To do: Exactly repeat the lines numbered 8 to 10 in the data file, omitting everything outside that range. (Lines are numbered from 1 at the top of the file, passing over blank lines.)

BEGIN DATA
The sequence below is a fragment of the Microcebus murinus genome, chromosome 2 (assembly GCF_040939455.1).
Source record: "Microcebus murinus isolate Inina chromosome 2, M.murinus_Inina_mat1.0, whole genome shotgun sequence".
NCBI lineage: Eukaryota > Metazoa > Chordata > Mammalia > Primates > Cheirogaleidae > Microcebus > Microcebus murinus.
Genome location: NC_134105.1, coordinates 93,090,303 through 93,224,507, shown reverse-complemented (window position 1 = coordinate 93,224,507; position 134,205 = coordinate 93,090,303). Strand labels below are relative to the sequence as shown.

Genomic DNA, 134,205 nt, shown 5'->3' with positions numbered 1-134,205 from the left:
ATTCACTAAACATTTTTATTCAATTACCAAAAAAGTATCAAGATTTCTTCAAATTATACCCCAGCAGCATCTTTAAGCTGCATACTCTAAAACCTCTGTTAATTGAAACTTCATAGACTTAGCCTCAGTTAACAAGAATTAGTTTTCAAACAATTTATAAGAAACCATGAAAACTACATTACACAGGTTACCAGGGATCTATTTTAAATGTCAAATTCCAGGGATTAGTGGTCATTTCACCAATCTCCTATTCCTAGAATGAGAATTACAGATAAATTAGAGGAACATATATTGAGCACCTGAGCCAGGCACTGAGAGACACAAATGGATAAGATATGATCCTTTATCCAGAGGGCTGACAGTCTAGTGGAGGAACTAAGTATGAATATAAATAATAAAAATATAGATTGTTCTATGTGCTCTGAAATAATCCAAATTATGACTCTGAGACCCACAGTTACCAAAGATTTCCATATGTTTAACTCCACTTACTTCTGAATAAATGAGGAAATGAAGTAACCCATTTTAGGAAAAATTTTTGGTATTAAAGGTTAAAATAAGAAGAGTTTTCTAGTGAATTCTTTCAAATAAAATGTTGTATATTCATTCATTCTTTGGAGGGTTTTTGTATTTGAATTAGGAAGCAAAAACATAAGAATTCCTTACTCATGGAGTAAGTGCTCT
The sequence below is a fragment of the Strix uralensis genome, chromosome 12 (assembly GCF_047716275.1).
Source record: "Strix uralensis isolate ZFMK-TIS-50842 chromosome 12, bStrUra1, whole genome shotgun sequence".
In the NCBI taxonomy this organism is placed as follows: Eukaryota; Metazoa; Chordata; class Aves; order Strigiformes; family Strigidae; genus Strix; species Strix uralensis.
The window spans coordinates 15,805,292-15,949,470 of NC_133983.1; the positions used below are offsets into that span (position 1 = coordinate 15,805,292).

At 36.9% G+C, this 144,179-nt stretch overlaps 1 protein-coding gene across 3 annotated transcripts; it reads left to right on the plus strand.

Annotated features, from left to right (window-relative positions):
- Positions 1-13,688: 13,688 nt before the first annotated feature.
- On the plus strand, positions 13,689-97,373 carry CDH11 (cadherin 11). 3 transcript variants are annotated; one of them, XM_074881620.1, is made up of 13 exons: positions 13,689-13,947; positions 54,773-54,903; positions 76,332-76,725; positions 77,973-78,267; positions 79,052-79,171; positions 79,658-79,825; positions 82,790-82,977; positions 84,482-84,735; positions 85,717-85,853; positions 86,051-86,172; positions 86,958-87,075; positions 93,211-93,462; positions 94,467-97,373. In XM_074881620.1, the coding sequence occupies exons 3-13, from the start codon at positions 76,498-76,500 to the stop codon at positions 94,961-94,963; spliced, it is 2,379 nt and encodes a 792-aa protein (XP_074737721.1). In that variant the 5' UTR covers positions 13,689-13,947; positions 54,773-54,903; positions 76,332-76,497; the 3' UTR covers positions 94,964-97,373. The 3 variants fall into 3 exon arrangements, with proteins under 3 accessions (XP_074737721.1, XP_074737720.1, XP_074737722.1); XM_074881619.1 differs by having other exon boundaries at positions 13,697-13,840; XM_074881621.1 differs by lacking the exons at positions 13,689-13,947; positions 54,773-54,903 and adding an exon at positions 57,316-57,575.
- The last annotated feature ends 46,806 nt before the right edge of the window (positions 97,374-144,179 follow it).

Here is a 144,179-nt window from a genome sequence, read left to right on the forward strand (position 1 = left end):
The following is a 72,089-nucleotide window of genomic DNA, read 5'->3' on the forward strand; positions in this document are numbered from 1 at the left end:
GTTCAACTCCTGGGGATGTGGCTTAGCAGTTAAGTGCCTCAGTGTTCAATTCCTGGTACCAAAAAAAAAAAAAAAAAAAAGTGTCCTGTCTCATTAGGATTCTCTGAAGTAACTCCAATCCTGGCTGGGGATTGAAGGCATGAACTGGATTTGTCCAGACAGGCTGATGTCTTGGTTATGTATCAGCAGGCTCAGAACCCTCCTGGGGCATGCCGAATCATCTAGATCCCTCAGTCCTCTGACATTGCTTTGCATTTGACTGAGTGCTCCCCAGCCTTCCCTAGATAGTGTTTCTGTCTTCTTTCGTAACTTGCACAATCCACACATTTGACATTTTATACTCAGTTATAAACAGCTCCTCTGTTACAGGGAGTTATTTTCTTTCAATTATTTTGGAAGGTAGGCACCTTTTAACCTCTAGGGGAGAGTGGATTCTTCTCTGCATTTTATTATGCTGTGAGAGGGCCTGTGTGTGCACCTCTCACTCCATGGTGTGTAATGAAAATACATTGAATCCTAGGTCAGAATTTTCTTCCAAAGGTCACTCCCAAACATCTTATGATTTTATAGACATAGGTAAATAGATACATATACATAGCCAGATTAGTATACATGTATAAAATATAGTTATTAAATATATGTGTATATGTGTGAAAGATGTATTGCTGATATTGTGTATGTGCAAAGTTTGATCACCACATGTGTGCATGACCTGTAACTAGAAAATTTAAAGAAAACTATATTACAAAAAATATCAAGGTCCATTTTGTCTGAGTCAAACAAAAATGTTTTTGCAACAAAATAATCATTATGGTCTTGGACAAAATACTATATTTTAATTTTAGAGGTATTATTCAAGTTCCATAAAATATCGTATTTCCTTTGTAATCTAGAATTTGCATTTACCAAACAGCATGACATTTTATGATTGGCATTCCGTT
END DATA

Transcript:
Source record: "Strix uralensis isolate ZFMK-TIS-50842 chromosome 12, bStrUra1, whole genome shotgun sequence".
In the NCBI taxonomy this organism is placed as follows: Eukaryota; Metazoa; Chordata; class Aves; order Strigiformes; family Strigidae; genus Strix; species Strix uralensis.
The window spans coordinates 15,805,292-15,949,470 of NC_133983.1; the positions used below are offsets into that span (position 1 = coordinate 15,805,292).